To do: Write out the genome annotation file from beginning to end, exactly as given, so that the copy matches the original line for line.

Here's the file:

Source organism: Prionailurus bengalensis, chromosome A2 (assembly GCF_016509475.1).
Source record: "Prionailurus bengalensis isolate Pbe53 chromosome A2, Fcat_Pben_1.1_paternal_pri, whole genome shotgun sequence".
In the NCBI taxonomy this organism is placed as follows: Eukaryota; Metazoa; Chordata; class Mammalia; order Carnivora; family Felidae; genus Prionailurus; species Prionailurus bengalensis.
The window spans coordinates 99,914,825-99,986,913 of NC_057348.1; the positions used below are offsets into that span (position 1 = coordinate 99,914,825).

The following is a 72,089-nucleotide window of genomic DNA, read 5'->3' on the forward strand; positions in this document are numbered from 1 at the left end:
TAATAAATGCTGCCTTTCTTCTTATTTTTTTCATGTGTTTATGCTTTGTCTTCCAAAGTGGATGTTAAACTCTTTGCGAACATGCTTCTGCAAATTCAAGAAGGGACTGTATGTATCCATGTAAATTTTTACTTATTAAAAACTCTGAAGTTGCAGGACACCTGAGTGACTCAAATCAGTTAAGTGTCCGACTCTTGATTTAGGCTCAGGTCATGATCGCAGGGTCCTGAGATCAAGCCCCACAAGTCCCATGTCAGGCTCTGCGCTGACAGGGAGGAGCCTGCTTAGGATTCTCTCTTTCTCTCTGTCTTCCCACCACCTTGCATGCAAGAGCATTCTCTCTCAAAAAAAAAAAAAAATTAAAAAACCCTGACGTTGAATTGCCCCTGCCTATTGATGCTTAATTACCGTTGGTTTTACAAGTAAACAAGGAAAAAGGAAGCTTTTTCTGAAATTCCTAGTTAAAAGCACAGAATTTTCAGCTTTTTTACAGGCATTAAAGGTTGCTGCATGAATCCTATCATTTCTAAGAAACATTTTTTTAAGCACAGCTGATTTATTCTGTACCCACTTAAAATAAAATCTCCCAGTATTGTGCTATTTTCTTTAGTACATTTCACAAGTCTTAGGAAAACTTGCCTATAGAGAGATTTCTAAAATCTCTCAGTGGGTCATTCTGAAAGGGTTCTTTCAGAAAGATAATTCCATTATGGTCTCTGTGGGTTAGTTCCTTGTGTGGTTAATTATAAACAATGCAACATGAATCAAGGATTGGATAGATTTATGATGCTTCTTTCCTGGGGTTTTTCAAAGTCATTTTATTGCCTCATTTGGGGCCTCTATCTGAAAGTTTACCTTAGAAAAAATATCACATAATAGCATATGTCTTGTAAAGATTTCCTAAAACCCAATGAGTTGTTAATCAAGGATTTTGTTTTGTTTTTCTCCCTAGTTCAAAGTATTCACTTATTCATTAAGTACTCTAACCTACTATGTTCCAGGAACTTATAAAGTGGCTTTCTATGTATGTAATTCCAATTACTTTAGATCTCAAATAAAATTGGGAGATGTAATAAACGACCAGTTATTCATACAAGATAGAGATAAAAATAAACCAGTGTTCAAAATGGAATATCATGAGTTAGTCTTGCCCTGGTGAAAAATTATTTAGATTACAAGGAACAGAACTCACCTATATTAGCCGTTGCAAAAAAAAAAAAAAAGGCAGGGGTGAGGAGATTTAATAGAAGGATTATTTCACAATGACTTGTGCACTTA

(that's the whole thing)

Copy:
Source organism: Prionailurus bengalensis, chromosome A2 (assembly GCF_016509475.1).
Source record: "Prionailurus bengalensis isolate Pbe53 chromosome A2, Fcat_Pben_1.1_paternal_pri, whole genome shotgun sequence".
In the NCBI taxonomy this organism is placed as follows: Eukaryota; Metazoa; Chordata; class Mammalia; order Carnivora; family Felidae; genus Prionailurus; species Prionailurus bengalensis.
The window spans coordinates 99,914,825-99,986,913 of NC_057348.1; the positions used below are offsets into that span (position 1 = coordinate 99,914,825).

The following is a 72,089-nucleotide window of genomic DNA, read 5'->3' on the forward strand; positions in this document are numbered from 1 at the left end:
TAATAAATGCTGCCTTTCTTCTTATTTTTTTCATGTGTTTATGCTTTGTCTTCCAAAGTGGATGTTAAACTCTTTGCGAACATGCTTCTGCAAATTCAAGAAGGGACTGTATGTATCCATGTAAATTTTTACTTATTAAAAACTCTGAAGTTGCAGGACACCTGAGTGACTCAAATCAGTTAAGTGTCCGACTCTTGATTTAGGCTCAGGTCATGATCGCAGGGTCCTGAGATCAAGCCCCACAAGTCCCATGTCAGGCTCTGCGCTGACAGGGAGGAGCCTGCTTAGGATTCTCTCTTTCTCTCTGTCTTCCCACCACCTTGCATGCAAGAGCATTCTCTCTCAAAAAAAAAAAAAAATTAAAAAACCCTGACGTTGAATTGCCCCTGCCTATTGATGCTTAATTACCGTTGGTTTTACAAGTAAACAAGGAAAAAGGAAGCTTTTTCTGAAATTCCTAGTTAAAAGCACAGAATTTTCAGCTTTTTTACAGGCATTAAAGGTTGCTGCATGAATCCTATCATTTCTAAGAAACATTTTTTTAAGCACAGCTGATTTATTCTGTACCCACTTAAAATAAAATCTCCCAGTATTGTGCTATTTTCTTTAGTACATTTCACAAGTCTTAGGAAAACTTGCCTATAGAGAGATTTCTAAAATCTCTCAGTGGGTCATTCTGAAAGGGTTCTTTCAGAAAGATAATTCCATTATGGTCTCTGTGGGTTAGTTCCTTGTGTGGTTAATTATAAACAATGCAACATGAATCAAGGATTGGATAGATTTATGATGCTTCTTTCCTGGGGTTTTTCAAAGTCATTTTATTGCCTCATTTGGGGCCTCTATCTGAAAGTTTACCTTAGAAAAAATATCACATAATAGCATATGTCTTGTAAAGATTTCCTAAAACCCAATGAGTTGTTAATCAAGGATTTTGTTTTGTTTTTCTCCCTAGTTCAAAGTATTCACTTATTCATTAAGTACTCTAACCTACTATGTTCCAGGAACTTATAAAGTGGCTTTCTATGTATGTAATTCCAATTACTTTAGATCTCAAATAAAATTGGGAGATGTAATAAACGACCAGTTATTCATACAAGATAGAGATAAAAATAAACCAGTGTTCAAAATGGAATATCATGAGTTAGTCTTGCCCTGGTGAAAAATTATTTAGATTACAAGGAACAGAACTCACCTATATTAGCCGTTGCAAAAAAAAAAAAAAAGGCAGGGGTGAGGAGATTTAATAGAAGGATTATTTCACAATGACTTGTGCACTTA